Bali 9 member contracts coronavirus in infamous Kerobokan prison, serving life sentence for heroin smuggling – while Australian pedophiles and cocaine users also contract virus
- Si Yi Chen, 35, a member of the Bali Nine, has tested positive for coronavirus
- Also have fellow inmates Brendon Johnsson and Robert Andrew Fiddess Ellis
- All three men are in Indonesia’s notorious Kerobokan prison and are now in isolation
Three Australian prisoners, including a member of the Bali Nine, have been diagnosed with the corona virus in the notorious Kerobokan prison in Indonesia.
Si Yi Chen, 35, is serving a life sentence for smuggling heroin to Bali and was transferred to an isolation wing on Wednesday.
He is joined by fellow Australians Brendon Johnsson, who is serving time for cocaine possession and pedophile Robert Andrew Fiddes Ellis.
The men are among the 100 inmates who all contracted COVID-19, Nine news reported.
Si Yi Chen, 35, is serving a life sentence for smuggling heroin as part of the infamous Bali Nine and was transferred to an isolation wing on Wednesday.
Brendon Luke Johnson (left) was arrested in August 2018 and Robert Andrew Fiddes Ellis (right) was incarcerated for child crimes
However, sources have said that screening in the limited and crowded facility is inconsistent, so there could be many more cases.
All three men have been showing coronavirus symptoms for at least a week and were declared ‘reactive’ by prison guards on Oct. 24.
Chen is serving a life sentence for drug trafficking after being jailed as part of the infamous Bali Nine.
Brendon Luke Johnson was convicted of selling cocaine in Bali and Robert Andrew Fiddes Ellis was jailed for 15 years for serious child crimes.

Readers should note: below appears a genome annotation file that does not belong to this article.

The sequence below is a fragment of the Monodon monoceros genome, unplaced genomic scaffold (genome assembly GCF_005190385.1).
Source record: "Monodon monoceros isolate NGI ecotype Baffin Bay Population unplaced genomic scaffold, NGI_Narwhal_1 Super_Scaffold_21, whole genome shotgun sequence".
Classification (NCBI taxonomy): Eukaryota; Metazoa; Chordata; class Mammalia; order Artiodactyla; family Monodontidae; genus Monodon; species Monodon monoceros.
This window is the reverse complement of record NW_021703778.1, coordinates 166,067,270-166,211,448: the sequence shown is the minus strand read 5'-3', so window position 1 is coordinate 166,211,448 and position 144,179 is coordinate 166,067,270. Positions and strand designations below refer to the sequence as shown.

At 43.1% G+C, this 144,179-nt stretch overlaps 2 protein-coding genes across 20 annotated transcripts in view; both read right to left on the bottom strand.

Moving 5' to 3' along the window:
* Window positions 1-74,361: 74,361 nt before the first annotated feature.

The prison is dealing with a serious outbreak of COVID-19 in which as many as 84 men and 22 women tested positive in a population of 1,400 people.
Kerobokan prison guard Yulius Sahruzah said the virus was discovered within prison walls last week.
“At first we suspected that there was coronavirus in prison because of complaints from inmates with fever, shortness of breath and some who had lost their sense of taste and smell,” he said.
‘We then did a rapid test last week.’
John McLeod of Tora Solutions, who provides assistance to Australians in prisons abroad, said inmates are concerned about being placed in isolation wings with other infected people.
Inmates were reportedly tested for the virus weeks ago, but didn’t get positive results until Wednesday.
106 of the 1,400 inmates at Kerobokan prison have tested positive for the virus, including 84 men and 22 women
Many of them think they may not be sick anymore because they took the tests weeks ago.
Mr. McLeod targeted the State Department, claiming that they had taken no action during the pandemic until recently.
“All DFAT has done is provide hand sanitizer two weeks ago, months after this pandemic started,” said Mr. McLeod.
‘It’s not good enough in a prison full of disease.
“Prison officials are doing their best, but they lack the resources.”
Mr Suprapto of Bali’s head of the Ministry of Law and Human Rights said it is nearly impossible to physically distance yourself in a prison.
‘All prisoners wear masks. We also provide a place to wash your hands. But keeping your distance in prison is difficult. We have cleared a block in Kerobokan prison to be used as a quarantine place for inmates who have been positively confirmed, ‘said Mr Suprapto.
Since the pandemic in March, the prison has enforced permanent lockdown measures, including a visitor ban for the past eight months.
No deaths have been reported.